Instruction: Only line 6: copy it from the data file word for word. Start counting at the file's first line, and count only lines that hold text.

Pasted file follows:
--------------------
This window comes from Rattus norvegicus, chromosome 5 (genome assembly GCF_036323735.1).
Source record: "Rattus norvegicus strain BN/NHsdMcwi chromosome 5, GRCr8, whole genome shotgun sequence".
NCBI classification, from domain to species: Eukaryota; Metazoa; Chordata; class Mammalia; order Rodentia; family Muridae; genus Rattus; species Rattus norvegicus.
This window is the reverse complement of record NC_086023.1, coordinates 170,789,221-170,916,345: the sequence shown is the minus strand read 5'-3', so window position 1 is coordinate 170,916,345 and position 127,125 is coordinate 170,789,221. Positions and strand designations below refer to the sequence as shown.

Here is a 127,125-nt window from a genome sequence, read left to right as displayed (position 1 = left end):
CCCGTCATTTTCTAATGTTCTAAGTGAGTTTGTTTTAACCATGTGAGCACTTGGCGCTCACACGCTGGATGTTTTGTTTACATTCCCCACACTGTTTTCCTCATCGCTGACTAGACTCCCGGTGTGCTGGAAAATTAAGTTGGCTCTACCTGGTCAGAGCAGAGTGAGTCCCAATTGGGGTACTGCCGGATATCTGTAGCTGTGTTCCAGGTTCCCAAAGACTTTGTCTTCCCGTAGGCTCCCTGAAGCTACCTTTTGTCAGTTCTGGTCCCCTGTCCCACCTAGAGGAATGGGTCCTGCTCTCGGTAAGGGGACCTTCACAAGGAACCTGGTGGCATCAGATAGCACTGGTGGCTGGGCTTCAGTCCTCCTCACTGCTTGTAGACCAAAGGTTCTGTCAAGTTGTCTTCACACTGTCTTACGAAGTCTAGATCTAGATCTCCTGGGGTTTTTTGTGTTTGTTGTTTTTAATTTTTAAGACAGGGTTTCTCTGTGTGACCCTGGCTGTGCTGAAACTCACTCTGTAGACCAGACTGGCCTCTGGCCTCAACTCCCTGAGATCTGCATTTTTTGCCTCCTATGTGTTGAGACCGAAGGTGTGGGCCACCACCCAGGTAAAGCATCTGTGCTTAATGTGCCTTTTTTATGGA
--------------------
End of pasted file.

CCCGTCATTTTCTAATGTTCTAAGTGAGTTTGTTTTAACCATGTGAGCACTTGGCGCTCACACGCTGGATGTTTTGTTTACATTCCCCACACTGTTTTCCTCATCGCTGACTAGACTCCCGGTGTGCTGGAAAATTAAGTTGGCTCTACCTGGTCAGAGCAGAGTGAGTCCCAATTGGGGTACTGCCGGATATCTGTAGCTGTGTTCCAGGTTCCCAAAGACTTTGTCTTCCCGTAGGCTCCCTGAAGCTACCTTTTGTCAGTTCTGGTCCCCTGTCCCACCTAGAGGAATGGGTCCTGCTCTCGGTAAGGGGACCTTCACAAGGAACCTGGTGGCATCAGATAGCACTGGTGGCTGGGCTTCAGTCCTCCTCACTGCTTGTAGACCAAAGGTTCTGTCAAGTTGTCTTCACACTGTCTTACGAAGTCTAGATCTAGATCTCCTGGGGTTTTTTGTGTTTGTTGTTTTTAATTTTTAAGACAGGGTTTCTCTGTGTGACCCTGGCTGTGCTGAAACTCACTCTGTAGACCAGACTGGCCTCTGGCCTCAACTCCCTGAGATCTGCATTTTTTGCCTCCTATGTGTTGAGACCGAAGGTGTGGGCCACCACCCAGGTAAAGCATCTGTGCTTAATGTGCCTTTTTTATGGA